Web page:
High and Dry Brewing finds a novel way to keep local bands performing

Stereogeist records their part of a virtual concert at the brewery. (All photos and images courtesy of High and Dry Brewing)

All of us in the Crew have been missing live music since the pandemic put a halt to concerts, big and small, at our breweries and other music venues. We have, at times, watched internet broadcasts of some of our favorite metal bands from overseas, and we have also taken notice of many local bands doing the same at venues like Launchpad.

The breweries, though, have not jumped into hosting these sort of virtual concerts, even though many have hosted local and touring bands over the years. High and Dry Brewing will be the first to change that, teaming up with four local bands for a virtual concert on Thursday, October 15, at 7:15 p.m. on Facebook Live. The event was the brainchild of local musician Joey Sullivan of Stereogeist and High and Dry owner/head brewer Andrew Kalemba, who sat down with us to talk about the upcoming event.

“It was about two months ago or so that you reached out to us and you had an idea for some type of COVID-responsible live performance,” Kalemba said to Sullivan. “We started chatting (about) it. We’ve got some space. We’d like to have music, but we can’t, like most people. That’s where his concept came in and we ended up running with it.”

Sullivan said that Stereogeist was formed 20 years ago, but has been on hiatus for a while. That left his band without a place to play, as he said other venues were more focused on hosting the more established and well-known bands in town.

“If you’re a bigger name, places like the Launchpad will let you play on hour set, you’re the headliner (or) you’re the only band, and people are going to watch you on a Friday night,” Sullivan said. “That’s awesome. But, how do you become a band like The Ordinary Things that’s well known? You’ve got to play somewhere.”

That left Sullivan to turn to the breweries. He even said he used the recent patio bracket tournament that the Crew ran to give him a list of potential performance venues, but most never responded. That was not the case at High and Dry.

“Nobody wrote me back, but Andrew was like, yeah, let’s do music,” Sullivan said. “Tell me more. We connected just on the need for music. That was sort of understood. We went to the next step really quickly.”

A local artist designed the concert poster.

The original idea was to have customers on the patio while the band performs from inside, but even that proved to be a bit of too big of a hurdle to overcome under the current public health order. That was when they decided to go virtual.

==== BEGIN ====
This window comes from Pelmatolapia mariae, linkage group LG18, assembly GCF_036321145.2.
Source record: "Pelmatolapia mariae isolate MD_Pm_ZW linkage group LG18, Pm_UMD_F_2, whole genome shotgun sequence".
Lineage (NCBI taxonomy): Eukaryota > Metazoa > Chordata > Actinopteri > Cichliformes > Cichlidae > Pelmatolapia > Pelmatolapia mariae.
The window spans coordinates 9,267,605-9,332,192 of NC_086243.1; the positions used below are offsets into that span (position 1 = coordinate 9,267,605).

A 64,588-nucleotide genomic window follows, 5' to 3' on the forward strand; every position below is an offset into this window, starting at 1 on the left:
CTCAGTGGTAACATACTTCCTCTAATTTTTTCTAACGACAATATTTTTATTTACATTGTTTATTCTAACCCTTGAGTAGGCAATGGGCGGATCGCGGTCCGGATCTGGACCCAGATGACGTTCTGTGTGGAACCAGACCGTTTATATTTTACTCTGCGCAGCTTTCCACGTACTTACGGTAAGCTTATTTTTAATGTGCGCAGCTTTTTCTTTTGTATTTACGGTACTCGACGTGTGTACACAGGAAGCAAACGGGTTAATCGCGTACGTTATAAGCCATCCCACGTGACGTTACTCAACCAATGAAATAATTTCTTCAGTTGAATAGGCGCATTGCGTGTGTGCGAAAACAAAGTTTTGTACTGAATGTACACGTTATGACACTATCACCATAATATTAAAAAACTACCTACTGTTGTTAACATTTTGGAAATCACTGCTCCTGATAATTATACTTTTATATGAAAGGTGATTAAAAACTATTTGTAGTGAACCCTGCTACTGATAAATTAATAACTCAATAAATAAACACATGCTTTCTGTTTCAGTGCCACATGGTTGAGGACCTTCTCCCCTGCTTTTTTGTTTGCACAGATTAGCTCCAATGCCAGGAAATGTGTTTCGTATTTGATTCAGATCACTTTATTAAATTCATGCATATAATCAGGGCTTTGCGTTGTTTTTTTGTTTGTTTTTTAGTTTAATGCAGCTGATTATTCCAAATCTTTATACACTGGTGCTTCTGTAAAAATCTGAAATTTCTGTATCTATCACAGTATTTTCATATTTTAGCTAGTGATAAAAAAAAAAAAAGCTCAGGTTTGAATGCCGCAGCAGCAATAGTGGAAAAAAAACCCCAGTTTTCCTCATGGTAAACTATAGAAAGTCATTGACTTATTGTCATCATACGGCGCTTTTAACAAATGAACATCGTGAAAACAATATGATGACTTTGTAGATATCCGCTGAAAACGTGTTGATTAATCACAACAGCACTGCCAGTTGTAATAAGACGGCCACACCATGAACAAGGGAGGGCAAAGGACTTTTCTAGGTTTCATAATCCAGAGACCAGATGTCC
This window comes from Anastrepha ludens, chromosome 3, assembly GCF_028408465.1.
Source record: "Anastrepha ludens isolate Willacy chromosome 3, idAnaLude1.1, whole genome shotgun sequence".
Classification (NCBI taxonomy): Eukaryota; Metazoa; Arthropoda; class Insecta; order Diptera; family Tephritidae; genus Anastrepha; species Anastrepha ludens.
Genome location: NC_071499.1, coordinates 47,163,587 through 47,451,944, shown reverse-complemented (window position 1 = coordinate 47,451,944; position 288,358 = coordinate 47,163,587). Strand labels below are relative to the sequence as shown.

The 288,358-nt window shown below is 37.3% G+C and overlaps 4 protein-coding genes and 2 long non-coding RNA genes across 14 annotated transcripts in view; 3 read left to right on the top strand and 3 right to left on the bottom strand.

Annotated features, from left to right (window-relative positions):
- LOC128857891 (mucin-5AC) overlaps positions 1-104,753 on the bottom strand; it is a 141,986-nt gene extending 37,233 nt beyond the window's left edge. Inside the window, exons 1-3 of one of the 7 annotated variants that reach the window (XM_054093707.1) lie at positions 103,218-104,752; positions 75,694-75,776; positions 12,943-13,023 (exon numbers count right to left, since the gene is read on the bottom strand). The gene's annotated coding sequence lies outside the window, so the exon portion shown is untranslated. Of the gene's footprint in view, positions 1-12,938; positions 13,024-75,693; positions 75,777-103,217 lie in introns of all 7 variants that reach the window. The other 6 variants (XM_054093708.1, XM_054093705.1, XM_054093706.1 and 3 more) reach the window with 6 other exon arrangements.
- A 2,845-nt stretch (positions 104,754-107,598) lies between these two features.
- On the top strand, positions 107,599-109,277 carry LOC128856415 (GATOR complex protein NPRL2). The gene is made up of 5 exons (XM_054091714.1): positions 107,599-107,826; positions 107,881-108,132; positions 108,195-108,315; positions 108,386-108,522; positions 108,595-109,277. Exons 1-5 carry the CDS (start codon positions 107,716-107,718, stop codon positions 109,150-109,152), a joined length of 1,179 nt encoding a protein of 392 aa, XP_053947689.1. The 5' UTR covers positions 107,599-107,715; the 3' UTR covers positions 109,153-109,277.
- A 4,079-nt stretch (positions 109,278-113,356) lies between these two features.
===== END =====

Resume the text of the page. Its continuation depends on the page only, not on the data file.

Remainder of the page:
“We did the recording in off hours when we didn’t have the public here,” Kalemba said. “Social distancing practices were followed. All the necessary protocols (were) in place to knock that out. You still get the vibe, the look and feel of High and Dry.”

The four bands — Stereogeist, High Performance Orange, Sweet Nothin’, The Ordinary Things — were each recorded separately by professional videographer Edgar Wonder of Duke City Virtual. Local artists Adam Billie and Kelly Lavonne also handled the poster, and professional photographer (and longtime friend of the Crew) Mario Caldwell also took pictures.

“We’ve got artists in the neighborhood, pretty much all the creative people that we could get together to put on a show,” Kalemba said.

The show costs $10, and also includes a coupon for a pint at High and Dry that people can redeem at their earliest convenience. Anyone interested can purchase a ticket through PayPal or can email dukecityvirtual@gmail.com.

“You can redeem your beer at your earliest convenience, support the music,” Kalemba said. “We’ve got beer and music kind of coming together. It’s similar to High and Dry’s model of trying to bring as much of the community as we possibly can together. It came together fast, only a couple weeks.”

Watch the show, and get a coupon to redeem for a beer at High and Dry.

Donations to the individual bands will also be welcomed.

“All the money goes into what’s being produced,” Sullivan said. “There’s no profit. Everything pays for itself. If there’s a band you love, you can give them money so we can keep doing this. We’re not the Launchpad, but we’re able to bring your guerrilla style music with beer.”

In this day and age, any chance to support local music and a local brewery is something we can get behind.

Thanks to Andrew and Joey for the interview, and the pint of Humble Affair Coffee Stout.

Keep supporting local!

— Stoutmeister

3 Comments Add yours

  1. jim@santafestyle.com says:

    Bryan Reedy got his tap room open in Deming, Boogies Brewery and Distillery.

    1. cjax33 says:

      We saw that. Congrats to him and his team. At some point we’ll try to make our way southward, pandemic-permitting.

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